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One of the most promising violinists of the new generation, young Moldovan Patricia Kopatchinskaja makes her Naïve debut with a captivating disc that includes Beethoven’s masterpiece, the “Kreutzer” Sonata, Ravel’s Violin Sonata, Bartók’s Romanian Dances and the premier recording of the Violin Sonata by her accompanist, the outstanding Turkish pianist and composer, Fazil Say. Beethoven’s Violin Sonata No. 9 in A, commonly known as the “Kreutzer” Sonata, was published in 1802, and is known for its demanding violin part, unusual length and emotional scope. The piece’s title comes from its dedicatee, Rodolphe Kreutzer, who was considered to be the finest violinist of the day. Ironically, Kreutzer never performed it, and considered it unplayable.
Patricia Kopatchinskaja was born in Moldavia (now Moldova), and studied composition and the violin in Vienna and Berne before winning first prize in the International Henryk Szeryng Competition in 2000, followed two years later by the prestigious Crédit Suisse Group Young Artist Award. She represented Austria in the ‘Rising Stars’ concert series in the main European centres and New York. In 2004 she received the New Talent-SPP Award from the EBU and in 2006 the Förderpreis Deutschlandfunk, and now plays with leading orchestras and major festivals worldwide. More information at www.patkop.ch
Born in Ankara in Turkey, Fazil Say studied piano and composition at the State Conservatory of his home city. At 17 he was awarded a scholarship enabling him to work for five years with David Levine at the Robert Schumann Institute in Düsseldorf. From 1992-1995 he pursued his studies at the Berlin Conservatory. Say’s discography includes Stravinsky’s four-hand arrangement of The Rite of Spring, in which he plays both parts himself. This recording brought him several international awards, including the 2001 EchoPreis Klassik and the German Music Critics’ Best Recording of the Year. For Naïve, he has made recordings of Mozart Piano Concertos Nos. 21, 21 & 23 (V4992) and Beethoven’s ‘Appassionata’, ‘Tempest’ & ‘Waldstein’ Sonatas (V5016), and his own music, Black Earth (V4954). His most recent CD, a selection of Haydn Sonatas (V5070), was released in 2007. He gives a recital at the Edinburgh International Festival on 19 August.
Ludwig van Beethoven: Violin Sonata No. 9 in A major, Op. 47, "Kreutzer"
I. Adagio sostenuto - Presto
II. Andante con variazioni
III. Finale: Presto
Maurice Ravel: Violin Sonata in G major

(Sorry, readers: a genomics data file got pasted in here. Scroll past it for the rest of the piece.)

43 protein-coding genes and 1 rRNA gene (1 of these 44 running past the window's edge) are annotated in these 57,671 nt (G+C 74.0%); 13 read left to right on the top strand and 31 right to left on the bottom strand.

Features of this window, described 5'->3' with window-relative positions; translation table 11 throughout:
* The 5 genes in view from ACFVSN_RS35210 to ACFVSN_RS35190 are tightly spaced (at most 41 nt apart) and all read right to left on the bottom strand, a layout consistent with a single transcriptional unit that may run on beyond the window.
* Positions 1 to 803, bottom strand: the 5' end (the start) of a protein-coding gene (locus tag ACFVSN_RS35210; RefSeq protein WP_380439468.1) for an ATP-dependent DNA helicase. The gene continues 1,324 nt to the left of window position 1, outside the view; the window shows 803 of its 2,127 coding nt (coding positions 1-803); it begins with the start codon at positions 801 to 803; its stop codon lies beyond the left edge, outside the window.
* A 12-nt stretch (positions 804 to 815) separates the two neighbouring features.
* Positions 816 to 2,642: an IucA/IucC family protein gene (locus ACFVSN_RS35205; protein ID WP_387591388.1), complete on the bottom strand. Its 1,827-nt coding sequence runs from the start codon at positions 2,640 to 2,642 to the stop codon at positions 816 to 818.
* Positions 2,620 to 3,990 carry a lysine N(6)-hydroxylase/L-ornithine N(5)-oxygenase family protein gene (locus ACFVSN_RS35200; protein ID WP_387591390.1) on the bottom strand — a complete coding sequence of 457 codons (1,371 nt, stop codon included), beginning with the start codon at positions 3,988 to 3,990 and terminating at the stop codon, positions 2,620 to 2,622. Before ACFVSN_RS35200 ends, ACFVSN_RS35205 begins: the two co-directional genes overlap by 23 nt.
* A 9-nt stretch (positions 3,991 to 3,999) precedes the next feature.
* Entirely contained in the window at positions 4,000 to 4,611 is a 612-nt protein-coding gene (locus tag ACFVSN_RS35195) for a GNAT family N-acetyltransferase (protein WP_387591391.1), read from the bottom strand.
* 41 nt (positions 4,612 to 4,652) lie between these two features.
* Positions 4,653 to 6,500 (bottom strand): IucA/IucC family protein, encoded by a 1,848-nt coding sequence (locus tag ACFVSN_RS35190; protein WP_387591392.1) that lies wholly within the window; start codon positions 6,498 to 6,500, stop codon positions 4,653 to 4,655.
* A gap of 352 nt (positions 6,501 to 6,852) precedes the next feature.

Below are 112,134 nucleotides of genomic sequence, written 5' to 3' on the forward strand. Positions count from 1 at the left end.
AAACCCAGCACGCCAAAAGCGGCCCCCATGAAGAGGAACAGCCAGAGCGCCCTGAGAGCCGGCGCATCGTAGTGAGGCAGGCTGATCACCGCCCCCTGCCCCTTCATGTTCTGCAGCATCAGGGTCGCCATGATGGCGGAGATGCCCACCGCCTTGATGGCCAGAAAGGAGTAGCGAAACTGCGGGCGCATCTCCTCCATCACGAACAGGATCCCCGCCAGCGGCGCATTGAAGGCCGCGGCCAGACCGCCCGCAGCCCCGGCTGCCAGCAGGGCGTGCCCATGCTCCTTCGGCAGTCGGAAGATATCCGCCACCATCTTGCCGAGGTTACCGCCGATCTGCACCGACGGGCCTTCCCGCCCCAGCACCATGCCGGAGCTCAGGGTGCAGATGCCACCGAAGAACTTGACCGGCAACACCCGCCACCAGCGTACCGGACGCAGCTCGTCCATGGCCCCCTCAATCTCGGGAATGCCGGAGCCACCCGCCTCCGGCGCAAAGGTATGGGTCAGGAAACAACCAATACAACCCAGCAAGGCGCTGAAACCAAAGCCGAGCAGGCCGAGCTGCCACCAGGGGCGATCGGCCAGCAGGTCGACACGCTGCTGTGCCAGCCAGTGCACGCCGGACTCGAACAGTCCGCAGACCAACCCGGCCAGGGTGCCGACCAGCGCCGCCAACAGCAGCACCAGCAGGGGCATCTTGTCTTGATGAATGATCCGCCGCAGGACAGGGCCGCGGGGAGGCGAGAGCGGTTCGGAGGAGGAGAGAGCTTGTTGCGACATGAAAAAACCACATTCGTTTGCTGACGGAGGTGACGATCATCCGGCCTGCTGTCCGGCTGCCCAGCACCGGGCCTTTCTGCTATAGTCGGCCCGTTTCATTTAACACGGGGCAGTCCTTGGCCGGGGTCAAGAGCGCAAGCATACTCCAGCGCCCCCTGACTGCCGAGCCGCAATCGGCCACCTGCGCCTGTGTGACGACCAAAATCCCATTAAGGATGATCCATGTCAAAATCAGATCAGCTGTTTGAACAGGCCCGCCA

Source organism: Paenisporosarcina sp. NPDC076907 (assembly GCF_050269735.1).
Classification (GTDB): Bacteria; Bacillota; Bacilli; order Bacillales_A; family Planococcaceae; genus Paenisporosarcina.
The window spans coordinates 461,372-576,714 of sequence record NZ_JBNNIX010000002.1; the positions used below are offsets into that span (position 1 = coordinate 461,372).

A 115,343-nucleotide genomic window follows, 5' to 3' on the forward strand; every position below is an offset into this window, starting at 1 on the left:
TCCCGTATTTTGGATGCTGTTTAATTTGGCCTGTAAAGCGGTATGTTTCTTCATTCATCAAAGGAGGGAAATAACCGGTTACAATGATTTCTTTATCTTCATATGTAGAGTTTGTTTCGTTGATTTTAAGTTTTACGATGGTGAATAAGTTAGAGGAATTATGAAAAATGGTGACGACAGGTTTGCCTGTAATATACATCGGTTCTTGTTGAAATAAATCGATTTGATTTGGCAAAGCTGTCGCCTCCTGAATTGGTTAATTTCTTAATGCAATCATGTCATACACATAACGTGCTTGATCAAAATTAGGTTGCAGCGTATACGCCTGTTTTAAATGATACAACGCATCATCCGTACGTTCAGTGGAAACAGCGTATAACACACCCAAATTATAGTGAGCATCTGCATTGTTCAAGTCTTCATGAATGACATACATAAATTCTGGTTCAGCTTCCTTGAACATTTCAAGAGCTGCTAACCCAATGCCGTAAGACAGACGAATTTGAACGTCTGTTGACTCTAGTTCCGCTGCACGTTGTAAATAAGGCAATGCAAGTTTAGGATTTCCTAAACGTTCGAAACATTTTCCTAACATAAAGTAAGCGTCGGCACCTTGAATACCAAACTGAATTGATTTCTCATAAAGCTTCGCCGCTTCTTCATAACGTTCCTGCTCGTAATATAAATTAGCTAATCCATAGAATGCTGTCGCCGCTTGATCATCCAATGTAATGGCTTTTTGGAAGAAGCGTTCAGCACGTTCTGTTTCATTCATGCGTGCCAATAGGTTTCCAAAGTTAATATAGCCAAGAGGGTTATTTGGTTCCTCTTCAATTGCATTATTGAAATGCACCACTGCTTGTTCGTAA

III. Perpetuum mobile: Allegretto
Bela Bartok: Roman nepi tancok (Romanian Folk Dances), BB 68 (arr. Z. Szekely)
No. 1. Jocul cu bata (Stick Dance)
No. 2. Braul (Sash Dance)
No. 3. Pe loc (In One Place)
No. 4. Buciumeana (Horn Dance)
No. 5. Poarga Romaneasca (Romanian Polka)
No. 6. Maruntel (Fast Dance)
Fazil Say: Violin Sonata, Op. 7
I. Introduction: Melancholy
III. Perpetuum mobile
V. Epilogue: Melancholy
“Patricia Kopatchinskaja and Fazil Say share a radical approach, performing each musical gesture in the most vivid way, with smoothness and tonal beauty a secondary consideration. It's undeniably exciting… Daring, and highly individual playing…”
“This is far from being just another recording of the Kreutzer Sonata. Patricia Kopatchinskaja and Fazil Say share a radical approach, performing each musical gesture in the most vivid way, with smoothness and tonal beauty a secondary consideration. It's undeniably exciting, especially the first movement which, after all, is quite a wild piece, but the exaggerated shortness of many staccato notes can be quite disturbing. And in the finale, which, though it shares something of the first Presto's manic quality, has a joyful aspect, Kopatchinskaja's ultra-short, rather splashy bowing of both main themes fails to project their full melodic élan. Like the Beethoven, the Bartók is a slightly frustrating mixture of the brilliant and the questionable, but in the Ravel the performance's radical edge is more completely successful. The first movement's out-of-key interjections are sharply characterised and drawn together by a powerful sense of line, and the spirit of the Blues movement is captured wholeheartedly, with some unusual piano sounds and spectacular violin- playing. Not surprisingly, Say's own Sonata is also beautifully played. Most imaginatively written for the two instruments and adopting a direct, uncomplicated style, four short movements chart a progression from romantic melancholy through an area of dark, grotesque struggle to an empty, bleak landscape, with a repeat of the gentle first movement as consolation. Daring, and highly individual playing – it's a CD worth investigating.”